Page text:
William F. Wyatt was a product of the public schools of Medford, Massachusetts, Bowdoin, where he graduated magna cum laude and won college prizes for his skills in Latin and Greek, and Harvard, where he completed a dissertation that continued throughout his career to be an important element in his teaching and research. At Brown, he taught Greek and Latin and classical literature principally but he also explored widely, teaching for instance Ancient Medicine and Biology. He was a prime mover in Brown’s Modern Greek Studies program, and in Greece he was honored with the Takis Antoniou Prize for his translation of Andreas Karkavitsas’s The Beggar. In the history of the Greek language he was one of a few who could instruct his peers in its earliest recorded forms (Linear B) from more than three millennia ago up to today’s Demotic. And, given the nature of his devotion to students it not surprising that in 1997 he received Brown’s Sheridan Award for distinguished teaching. Beginning in the 1990s, Bill led Brown alumni tours to Greece and Turkey and was soon a favorite among those who took the tours.

    He inherited from his classicist parents a deep-rooted connection to the American School of Classical Studies at Athens. His mother, Natalie Gifford, attended the ASCSA in 1922-3 and his father, William F. Wyatt, was a member of the Managing Committee from 1947 through 1961.  Following in the footsteps of his parents, Bill was a School Member in 1959, a Senior Research Fellow in 1973-4 and a variety of administrative positions through his retirement in 1999.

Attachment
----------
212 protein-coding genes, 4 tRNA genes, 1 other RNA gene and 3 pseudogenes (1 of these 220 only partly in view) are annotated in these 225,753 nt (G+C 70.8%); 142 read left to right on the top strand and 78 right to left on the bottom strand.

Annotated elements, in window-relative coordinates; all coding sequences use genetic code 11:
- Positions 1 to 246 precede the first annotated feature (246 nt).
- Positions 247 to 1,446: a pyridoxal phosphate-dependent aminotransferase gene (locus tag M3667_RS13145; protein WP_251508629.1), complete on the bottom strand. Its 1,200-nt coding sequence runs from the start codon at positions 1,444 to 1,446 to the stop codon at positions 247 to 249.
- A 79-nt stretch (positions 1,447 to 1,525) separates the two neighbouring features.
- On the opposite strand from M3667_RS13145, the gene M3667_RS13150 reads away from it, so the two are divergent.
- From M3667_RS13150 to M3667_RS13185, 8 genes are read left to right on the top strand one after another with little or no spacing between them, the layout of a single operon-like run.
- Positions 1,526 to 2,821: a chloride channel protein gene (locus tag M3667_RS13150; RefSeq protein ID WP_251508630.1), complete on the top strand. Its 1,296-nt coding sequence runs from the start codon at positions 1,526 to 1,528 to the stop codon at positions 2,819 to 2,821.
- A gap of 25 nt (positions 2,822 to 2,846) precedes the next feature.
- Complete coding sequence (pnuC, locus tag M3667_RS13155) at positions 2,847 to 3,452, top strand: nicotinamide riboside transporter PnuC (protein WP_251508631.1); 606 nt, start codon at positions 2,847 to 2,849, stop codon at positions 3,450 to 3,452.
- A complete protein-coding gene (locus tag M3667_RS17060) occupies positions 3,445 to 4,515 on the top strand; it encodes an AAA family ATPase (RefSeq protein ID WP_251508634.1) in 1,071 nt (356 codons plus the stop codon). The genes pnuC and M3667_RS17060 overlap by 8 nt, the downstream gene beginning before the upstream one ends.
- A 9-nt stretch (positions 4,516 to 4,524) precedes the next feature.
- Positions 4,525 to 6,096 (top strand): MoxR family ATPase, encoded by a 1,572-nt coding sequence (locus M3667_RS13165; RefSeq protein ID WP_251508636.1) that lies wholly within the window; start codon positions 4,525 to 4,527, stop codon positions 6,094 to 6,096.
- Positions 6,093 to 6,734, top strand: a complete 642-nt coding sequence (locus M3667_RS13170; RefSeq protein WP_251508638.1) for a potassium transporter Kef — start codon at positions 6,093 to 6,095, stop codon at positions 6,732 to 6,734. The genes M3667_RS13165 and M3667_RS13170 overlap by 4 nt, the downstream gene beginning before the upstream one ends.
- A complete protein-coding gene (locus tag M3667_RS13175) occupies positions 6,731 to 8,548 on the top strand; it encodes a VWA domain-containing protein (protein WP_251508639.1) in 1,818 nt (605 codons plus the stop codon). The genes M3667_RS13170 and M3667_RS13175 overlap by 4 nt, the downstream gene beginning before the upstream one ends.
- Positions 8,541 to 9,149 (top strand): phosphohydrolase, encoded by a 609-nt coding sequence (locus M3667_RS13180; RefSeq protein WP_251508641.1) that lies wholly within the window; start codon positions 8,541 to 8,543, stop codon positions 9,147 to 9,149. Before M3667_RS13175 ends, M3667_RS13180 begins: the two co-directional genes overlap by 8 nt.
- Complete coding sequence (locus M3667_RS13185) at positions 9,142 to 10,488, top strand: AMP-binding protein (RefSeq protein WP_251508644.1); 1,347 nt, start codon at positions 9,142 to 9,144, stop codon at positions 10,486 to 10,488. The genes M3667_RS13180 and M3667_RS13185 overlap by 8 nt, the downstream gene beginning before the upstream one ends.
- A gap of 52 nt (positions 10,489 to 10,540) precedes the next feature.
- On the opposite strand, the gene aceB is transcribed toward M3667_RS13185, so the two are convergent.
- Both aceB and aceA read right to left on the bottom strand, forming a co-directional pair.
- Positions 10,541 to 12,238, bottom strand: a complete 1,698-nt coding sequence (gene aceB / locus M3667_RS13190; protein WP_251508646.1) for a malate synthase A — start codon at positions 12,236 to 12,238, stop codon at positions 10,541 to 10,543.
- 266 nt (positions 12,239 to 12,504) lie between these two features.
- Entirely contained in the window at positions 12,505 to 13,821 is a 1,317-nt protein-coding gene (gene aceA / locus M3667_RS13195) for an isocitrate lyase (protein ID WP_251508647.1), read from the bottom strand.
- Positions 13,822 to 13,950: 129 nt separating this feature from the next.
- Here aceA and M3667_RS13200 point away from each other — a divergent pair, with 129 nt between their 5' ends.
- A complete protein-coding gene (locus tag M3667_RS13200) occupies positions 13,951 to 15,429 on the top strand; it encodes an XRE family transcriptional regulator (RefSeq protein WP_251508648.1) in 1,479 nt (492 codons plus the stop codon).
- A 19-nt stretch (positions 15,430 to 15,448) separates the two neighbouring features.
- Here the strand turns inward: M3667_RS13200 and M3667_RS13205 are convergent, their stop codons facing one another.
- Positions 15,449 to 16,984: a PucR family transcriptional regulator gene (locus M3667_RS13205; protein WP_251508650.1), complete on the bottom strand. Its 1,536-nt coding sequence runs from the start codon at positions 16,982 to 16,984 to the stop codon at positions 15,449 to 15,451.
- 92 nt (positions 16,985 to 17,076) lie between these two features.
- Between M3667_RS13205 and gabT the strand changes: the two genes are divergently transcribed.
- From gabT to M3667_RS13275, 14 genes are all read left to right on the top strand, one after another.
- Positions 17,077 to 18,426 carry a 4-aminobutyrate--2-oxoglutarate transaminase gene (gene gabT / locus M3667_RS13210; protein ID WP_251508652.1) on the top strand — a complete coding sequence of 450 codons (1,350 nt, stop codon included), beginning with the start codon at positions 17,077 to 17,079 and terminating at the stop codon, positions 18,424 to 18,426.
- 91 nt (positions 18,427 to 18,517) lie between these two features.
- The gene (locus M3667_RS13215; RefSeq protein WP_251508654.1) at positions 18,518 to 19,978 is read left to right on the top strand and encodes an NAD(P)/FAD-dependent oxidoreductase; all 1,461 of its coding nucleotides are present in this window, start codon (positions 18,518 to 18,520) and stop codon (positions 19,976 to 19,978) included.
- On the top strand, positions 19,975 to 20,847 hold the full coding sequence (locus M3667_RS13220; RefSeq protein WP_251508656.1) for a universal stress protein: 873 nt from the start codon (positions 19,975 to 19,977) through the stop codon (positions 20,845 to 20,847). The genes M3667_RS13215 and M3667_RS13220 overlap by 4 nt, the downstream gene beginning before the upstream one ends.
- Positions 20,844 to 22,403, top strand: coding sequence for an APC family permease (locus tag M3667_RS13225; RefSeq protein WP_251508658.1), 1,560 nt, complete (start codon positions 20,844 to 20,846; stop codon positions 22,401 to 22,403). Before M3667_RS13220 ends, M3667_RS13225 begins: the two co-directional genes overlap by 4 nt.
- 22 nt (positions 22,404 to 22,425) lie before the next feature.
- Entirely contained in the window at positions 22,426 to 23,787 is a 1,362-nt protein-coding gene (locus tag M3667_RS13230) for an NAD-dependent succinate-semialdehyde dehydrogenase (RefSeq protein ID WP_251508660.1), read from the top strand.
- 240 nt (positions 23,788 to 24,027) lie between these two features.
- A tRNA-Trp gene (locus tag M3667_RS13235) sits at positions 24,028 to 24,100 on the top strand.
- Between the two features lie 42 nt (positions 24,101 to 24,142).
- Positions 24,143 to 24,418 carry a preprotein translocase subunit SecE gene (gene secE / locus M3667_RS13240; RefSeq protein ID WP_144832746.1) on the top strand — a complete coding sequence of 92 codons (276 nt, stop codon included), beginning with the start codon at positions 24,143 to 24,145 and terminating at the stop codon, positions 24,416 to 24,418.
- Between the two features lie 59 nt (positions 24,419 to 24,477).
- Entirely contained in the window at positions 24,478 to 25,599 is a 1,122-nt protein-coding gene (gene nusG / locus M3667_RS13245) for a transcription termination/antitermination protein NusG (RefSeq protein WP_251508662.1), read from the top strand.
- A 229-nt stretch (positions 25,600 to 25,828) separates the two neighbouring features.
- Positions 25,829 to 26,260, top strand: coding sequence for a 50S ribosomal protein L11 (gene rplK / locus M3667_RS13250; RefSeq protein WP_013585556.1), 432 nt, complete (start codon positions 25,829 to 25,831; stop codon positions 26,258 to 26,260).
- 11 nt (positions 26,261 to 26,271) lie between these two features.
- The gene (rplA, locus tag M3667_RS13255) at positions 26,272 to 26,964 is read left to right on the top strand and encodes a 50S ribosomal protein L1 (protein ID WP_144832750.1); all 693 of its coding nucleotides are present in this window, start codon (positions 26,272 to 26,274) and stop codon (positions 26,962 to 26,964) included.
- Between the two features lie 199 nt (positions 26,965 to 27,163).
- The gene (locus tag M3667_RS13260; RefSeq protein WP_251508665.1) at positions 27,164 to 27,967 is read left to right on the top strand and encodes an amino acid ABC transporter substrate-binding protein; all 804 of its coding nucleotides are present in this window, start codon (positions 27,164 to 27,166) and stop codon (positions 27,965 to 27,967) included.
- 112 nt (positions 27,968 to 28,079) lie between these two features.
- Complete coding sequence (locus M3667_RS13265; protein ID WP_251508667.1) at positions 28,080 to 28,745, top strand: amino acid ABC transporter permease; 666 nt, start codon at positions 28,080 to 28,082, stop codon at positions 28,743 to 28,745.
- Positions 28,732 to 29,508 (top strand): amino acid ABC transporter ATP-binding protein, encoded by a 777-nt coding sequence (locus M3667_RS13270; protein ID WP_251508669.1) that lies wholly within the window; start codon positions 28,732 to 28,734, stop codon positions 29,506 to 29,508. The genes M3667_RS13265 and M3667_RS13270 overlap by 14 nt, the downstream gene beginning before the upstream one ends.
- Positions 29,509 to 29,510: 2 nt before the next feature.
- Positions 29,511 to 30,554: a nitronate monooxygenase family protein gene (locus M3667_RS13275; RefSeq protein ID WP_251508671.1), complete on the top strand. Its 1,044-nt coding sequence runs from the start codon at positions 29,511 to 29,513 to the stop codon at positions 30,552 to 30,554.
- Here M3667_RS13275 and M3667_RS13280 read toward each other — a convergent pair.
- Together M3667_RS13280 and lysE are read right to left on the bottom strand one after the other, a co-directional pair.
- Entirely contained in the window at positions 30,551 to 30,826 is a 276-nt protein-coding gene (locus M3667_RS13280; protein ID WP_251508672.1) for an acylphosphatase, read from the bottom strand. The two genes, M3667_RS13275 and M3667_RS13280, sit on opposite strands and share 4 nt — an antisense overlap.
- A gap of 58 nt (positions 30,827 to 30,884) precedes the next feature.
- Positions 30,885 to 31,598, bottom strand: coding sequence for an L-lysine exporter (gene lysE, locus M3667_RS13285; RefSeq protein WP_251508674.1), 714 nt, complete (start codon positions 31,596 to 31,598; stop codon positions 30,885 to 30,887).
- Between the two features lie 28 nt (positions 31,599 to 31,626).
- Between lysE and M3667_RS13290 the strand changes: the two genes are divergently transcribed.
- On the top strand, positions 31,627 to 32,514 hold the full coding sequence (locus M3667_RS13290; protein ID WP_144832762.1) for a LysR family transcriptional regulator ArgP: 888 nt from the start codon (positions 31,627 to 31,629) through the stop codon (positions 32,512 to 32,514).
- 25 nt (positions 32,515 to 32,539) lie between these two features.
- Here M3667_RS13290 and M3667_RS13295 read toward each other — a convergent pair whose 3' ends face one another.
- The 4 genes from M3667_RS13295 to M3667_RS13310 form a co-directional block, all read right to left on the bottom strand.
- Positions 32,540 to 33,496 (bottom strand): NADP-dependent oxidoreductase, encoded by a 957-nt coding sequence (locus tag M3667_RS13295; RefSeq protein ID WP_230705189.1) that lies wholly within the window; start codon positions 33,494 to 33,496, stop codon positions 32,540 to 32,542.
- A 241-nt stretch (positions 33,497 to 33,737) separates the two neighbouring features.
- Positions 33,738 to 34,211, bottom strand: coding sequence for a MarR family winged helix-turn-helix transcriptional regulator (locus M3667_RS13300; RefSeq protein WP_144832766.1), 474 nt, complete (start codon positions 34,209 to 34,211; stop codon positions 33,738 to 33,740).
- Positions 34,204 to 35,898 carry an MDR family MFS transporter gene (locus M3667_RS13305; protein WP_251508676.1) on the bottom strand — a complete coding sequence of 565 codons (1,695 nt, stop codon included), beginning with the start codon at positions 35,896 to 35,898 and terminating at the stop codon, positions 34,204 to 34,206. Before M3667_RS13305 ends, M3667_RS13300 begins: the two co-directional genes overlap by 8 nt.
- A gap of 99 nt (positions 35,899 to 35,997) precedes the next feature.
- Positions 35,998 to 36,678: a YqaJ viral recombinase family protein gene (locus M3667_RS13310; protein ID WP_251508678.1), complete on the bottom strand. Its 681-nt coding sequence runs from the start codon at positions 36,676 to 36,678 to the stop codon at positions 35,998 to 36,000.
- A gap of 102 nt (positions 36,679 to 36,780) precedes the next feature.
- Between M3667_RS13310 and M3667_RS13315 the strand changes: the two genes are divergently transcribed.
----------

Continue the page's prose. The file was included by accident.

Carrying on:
In 1981 Bill joined the Board of Trustees of the College Year in Athens and served until 2008. In the words of Peter Allen and Lucie Kinsolving, “A man of fierce integrity, Bill was, in many ways, the conscience of the CYA board. He spoke out strongly for academic excellence and always championed the cause of the CYA faculty.” He was a loyal trustee, sending many Brown students to the program and helping them get credit for their academic work in Greece.   

    The Providence Journal remembered him as “a prolific contributor to the op-ed page…ranging across an eclectic landscape in which he tilled such fields as the culture of Fall River, road rage, famous wartime phrases, Latin, and the importance of mothers talking to their youngsters.” The paper cited his discussion of the rites of Hallowe’en in a 1997 article, invoking “hysteron proteron,” the reversal of the logical order of ideas in a phrase, in this case, the children’s plea, “Trick or treat”: “The statement, were it to be well formed logically, would be: ‘If you do not give me a treat, I shall perform a [possibly unpleasant] trick’.”

    After retirement, he and his second wife moved to Westport, MA, where he volunteered at the Westport Historical Society and the New Bedford Whaling Museum. 

  • Sources:

    WhAm 49 (1995) 4025; Thomas J. Morgan, The Providence Journal (5 April 2011); South Coast Today (11 April 2011).

  • Author: Alan Boegehold